Kazakhstan: President Tokayev to seek second term in snap election


NUR-SULTAN — Kazakhstan President Kassym-Jomart Tokayev has called for an early presidential election in the coming months in which he will seek a second term in office, RFE/RL’s Kazakh Service reported.

In an annual address on September 1, Tokayev also proposed increasing the presidential term to seven years from five years while barring future presidents from seeking more than one term.

“I propose that we hold early presidential elections in the autumn of 2022,” Tokayev told parliament, saying measures were needed to “strengthen our statehood” and “maintain the momentum of reforms.”

Tokayev also called for early parliamentary elections to be held in the first half of 2023. He said the elections will be held both for the Mazhilis, the lower house of parliament, and the maslikhats, local councils on all levels.

A presidential vote had been due in Kazakhstan in 2024 and parliamentary elections in 2025. To call an election, parliament must approve such a proposal and then pass it on to the Central Electoral Commission, which officially sets the date.

Tokayev’s statement comes as human rights groups and political activists in the Central Asian nation demand a full investigation into violent nationwide protests that rocked the country in early January. Some 238 people, including 19 law enforcement officers, were killed in the unrest.

Many in Kazakhstan, including relatives of those killed during the unrest, have been demanded an explanation from Tokayev on his decision to invite Russia-led troops from the Collective Security Treaty Organization to disperse the protests, as well as his public “shoot to kill without warning” order.

The unrest occurred after a peaceful demonstration in the western region of Manghystau on January 2 over a fuel-price hike tapped into deep-seated resent over the country’s leadership, leading to widespread antigovernment protests.

Thousands of people were detained by officials during and after the protests, which Tokayev said were caused by “20,000 terrorists” from abroad, a claim for which authorities have provided no evidence.

Human rights groups have provided evidence that peaceful demonstrators and people who had nothing to do with the protests were among those killed by law enforcement and military personnel.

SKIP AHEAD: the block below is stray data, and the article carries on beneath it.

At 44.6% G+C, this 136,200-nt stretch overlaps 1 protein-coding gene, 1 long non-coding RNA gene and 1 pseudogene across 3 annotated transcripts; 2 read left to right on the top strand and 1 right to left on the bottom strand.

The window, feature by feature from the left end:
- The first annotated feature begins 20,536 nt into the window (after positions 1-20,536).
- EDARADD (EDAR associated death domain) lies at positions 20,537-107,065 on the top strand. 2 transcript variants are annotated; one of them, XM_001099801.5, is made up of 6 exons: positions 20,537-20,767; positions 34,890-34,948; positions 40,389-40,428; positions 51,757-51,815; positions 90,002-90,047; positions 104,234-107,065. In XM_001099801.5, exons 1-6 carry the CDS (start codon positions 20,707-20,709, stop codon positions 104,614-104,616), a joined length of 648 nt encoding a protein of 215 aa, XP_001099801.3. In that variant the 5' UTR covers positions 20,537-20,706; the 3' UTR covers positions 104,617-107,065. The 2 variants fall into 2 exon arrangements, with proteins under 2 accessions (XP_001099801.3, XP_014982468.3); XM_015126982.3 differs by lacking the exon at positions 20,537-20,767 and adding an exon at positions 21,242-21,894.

In his September 1 address, Tokayev announced that all of those arrested or convicted for taking part in the January unrest, as well as law enforcement officers arrested for alleged beating and torturing the detained protesters, will be granted clemency.

“The amnesty will not affect the main suspects accused of organizing the unrest, as well as those charged with high treason and attempting to seize power,” Tokayev said. He gave no further details such as naming such suspects or an exact number of those arrested during and after the unrest.

The former chief of Kazakhstan’s Committee of National Security, Karim Masimov, who was a close associate of Tokayev’s predecessor, Nursultan Nazarbayev, and three of his ex-deputies were arrested after the unrest and charged with high treason.

Karimov’s fourth deputy, Samat Abish, who is a nephew of Nazarbayev, was interrogated and identified as a person on interest in the case.

Nazarbayev ruled Kazakhstan for nearly three decades before resigning in March 2019 and picking his longtime ally Tokayev as his successor.

Still, he retained sweeping powers as the head of the Security Council, enjoying substantial powers with the title of “elbasy” or leader of the nation.

In June that year, Tokayev was announced the winner in an early presidential election that was followed by protests in the country’s financial capital, Almaty, and some other cities, saying the poll was rigged.

In the wake of the January unrest, Tokayev stripped Nazarbayev of his Security Council role, taking it over himself. Since then, several Nazarbayev relatives and allies have been pushed out of their positions or resigned. Some have been arrested on corruption charges.

In June this year, a Tokayev-initiated referendum removed Nazarbayev’s name from the constitution and annulled his status as elbasy.

Kazakh critics say Tokayev’s initiatives were mainly cosmetic and would not change the nature of the autocratic system in a country that has been plagued for years by rampant corruption and nepotism.

In his annual address, Tokayev said he will suspend until 2028 a program gradually raising the retirement age for women from 58 to that of men, which is 63.

That statement appeared to be a response to numerous protests by feminist activists in several major cities in recent weeks who demanded the program to be cancelled.

The upcoming election, the date of which is yet to be set, is expected to strengthen Tokayev’s mandate as an independent leader, should he win.

Kazakhstan, a tightly controlled oil-rich former Soviet republic of some 19 million, has never held a presidential election deemed free and fair by western observers.